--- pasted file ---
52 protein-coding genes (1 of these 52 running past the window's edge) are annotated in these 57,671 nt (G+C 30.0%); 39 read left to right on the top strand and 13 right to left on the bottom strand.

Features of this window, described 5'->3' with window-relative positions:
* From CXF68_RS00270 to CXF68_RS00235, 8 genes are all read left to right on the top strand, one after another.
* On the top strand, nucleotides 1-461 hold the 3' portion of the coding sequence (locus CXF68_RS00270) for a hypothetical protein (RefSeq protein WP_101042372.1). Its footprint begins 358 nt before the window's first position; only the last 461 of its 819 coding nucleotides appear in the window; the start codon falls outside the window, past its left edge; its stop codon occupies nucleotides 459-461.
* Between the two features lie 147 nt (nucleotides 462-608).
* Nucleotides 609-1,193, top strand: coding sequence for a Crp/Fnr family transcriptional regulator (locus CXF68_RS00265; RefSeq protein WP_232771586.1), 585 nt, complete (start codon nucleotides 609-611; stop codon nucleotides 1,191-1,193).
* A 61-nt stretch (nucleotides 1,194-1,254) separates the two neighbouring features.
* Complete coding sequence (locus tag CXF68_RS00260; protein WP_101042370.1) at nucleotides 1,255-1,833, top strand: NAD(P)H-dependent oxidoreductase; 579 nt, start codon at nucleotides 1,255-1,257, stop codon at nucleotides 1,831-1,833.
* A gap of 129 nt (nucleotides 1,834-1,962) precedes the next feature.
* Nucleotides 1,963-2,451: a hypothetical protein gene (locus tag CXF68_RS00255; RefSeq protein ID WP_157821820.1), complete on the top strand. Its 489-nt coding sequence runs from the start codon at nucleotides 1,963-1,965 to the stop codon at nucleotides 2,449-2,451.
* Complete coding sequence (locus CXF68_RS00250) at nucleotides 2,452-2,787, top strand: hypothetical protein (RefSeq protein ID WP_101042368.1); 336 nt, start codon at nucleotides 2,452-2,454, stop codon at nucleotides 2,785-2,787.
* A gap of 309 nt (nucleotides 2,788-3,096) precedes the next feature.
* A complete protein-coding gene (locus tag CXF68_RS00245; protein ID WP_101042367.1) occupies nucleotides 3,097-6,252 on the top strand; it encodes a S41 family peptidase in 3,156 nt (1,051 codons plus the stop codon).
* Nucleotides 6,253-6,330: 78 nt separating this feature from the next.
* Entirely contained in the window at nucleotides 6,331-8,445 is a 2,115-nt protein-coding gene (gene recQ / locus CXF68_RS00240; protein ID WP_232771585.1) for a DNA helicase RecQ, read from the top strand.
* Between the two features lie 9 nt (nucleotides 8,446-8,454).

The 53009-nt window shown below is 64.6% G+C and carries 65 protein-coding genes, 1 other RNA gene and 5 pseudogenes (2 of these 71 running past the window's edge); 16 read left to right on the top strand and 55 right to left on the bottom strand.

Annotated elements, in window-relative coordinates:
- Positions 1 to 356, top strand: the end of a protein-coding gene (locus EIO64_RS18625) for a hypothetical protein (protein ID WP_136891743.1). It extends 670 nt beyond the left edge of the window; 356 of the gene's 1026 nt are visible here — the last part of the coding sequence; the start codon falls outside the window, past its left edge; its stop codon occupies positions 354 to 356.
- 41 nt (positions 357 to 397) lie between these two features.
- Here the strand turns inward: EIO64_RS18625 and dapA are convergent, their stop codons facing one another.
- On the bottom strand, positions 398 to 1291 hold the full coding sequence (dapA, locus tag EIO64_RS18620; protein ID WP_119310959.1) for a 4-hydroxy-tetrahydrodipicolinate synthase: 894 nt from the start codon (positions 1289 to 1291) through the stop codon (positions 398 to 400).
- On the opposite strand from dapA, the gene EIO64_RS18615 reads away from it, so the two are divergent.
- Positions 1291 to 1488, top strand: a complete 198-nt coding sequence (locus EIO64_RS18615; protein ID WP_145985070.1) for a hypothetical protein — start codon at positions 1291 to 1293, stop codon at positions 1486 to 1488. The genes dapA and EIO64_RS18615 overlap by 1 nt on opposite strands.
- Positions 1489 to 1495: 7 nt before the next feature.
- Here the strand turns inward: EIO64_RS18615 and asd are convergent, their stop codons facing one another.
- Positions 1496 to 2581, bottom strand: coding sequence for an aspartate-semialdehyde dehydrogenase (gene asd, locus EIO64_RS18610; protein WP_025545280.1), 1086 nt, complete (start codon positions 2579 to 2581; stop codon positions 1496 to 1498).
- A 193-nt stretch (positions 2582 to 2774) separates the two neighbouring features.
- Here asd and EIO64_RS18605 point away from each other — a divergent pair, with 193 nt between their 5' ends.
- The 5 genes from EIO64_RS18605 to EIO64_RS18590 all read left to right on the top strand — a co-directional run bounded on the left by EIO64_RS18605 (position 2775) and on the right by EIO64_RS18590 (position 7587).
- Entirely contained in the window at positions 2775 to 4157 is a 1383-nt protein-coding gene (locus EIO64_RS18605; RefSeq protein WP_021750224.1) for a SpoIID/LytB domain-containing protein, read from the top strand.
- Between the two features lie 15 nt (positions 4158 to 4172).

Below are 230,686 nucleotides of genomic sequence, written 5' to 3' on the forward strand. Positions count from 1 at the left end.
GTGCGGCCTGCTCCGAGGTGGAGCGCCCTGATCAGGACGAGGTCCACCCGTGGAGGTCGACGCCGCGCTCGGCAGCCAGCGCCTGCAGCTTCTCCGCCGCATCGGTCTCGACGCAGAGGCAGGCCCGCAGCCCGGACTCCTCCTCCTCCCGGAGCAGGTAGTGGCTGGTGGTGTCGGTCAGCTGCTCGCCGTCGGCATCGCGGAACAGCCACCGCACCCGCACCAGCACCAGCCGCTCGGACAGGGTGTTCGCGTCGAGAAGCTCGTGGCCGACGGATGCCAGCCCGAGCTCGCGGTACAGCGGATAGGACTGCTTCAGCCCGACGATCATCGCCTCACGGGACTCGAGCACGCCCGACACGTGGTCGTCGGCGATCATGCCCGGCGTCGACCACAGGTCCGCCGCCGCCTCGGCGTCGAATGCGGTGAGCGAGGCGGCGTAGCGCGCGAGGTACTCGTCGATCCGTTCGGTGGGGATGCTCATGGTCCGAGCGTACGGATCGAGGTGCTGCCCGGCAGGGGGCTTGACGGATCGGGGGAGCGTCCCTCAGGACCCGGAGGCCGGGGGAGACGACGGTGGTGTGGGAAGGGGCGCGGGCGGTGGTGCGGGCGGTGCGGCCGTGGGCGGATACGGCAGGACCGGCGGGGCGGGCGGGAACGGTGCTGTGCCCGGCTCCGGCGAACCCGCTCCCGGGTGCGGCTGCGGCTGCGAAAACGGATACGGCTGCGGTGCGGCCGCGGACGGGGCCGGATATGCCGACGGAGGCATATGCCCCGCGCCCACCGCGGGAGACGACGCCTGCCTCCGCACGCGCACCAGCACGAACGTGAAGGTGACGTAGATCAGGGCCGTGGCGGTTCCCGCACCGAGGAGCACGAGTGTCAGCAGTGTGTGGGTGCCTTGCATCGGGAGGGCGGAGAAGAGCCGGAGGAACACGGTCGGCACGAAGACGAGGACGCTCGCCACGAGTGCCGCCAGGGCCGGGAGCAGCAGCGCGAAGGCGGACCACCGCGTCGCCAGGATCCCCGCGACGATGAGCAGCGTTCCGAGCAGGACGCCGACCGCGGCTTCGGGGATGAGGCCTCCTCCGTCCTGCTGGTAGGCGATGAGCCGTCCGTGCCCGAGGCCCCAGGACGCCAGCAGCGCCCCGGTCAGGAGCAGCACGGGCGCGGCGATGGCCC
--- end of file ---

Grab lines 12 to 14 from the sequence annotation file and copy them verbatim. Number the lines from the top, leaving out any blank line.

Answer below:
* A gap of 309 nt (nucleotides 2,788-3,096) precedes the next feature.
* A complete protein-coding gene (locus tag CXF68_RS00245; protein ID WP_101042367.1) occupies nucleotides 3,097-6,252 on the top strand; it encodes a S41 family peptidase in 3,156 nt (1,051 codons plus the stop codon).
* Nucleotides 6,253-6,330: 78 nt separating this feature from the next.